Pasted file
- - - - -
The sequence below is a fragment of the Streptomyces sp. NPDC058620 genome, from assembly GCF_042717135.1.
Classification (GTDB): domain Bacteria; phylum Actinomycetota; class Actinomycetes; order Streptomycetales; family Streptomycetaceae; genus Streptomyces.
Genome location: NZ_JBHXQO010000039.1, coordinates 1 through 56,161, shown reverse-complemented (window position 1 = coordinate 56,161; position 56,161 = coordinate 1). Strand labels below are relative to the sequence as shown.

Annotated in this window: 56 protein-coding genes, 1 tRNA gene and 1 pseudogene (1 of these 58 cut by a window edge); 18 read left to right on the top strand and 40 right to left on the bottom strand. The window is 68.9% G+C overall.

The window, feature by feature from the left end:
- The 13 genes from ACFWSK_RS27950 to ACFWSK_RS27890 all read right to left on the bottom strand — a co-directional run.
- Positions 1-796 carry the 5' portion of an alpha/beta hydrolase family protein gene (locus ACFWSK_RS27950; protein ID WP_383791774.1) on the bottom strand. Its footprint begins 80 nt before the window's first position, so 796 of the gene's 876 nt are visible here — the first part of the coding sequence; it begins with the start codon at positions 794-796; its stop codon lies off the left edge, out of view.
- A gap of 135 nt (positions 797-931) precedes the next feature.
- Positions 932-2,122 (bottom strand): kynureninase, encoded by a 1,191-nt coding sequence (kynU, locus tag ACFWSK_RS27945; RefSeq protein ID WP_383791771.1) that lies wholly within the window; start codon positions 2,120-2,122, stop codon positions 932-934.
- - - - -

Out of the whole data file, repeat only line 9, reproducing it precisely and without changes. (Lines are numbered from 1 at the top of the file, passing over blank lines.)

- Positions 932-2,122 (bottom strand): kynureninase, encoded by a 1,191-nt coding sequence (kynU, locus tag ACFWSK_RS27945; RefSeq protein ID WP_383791771.1) that lies wholly within the window; start codon positions 2,120-2,122, stop codon positions 932-934.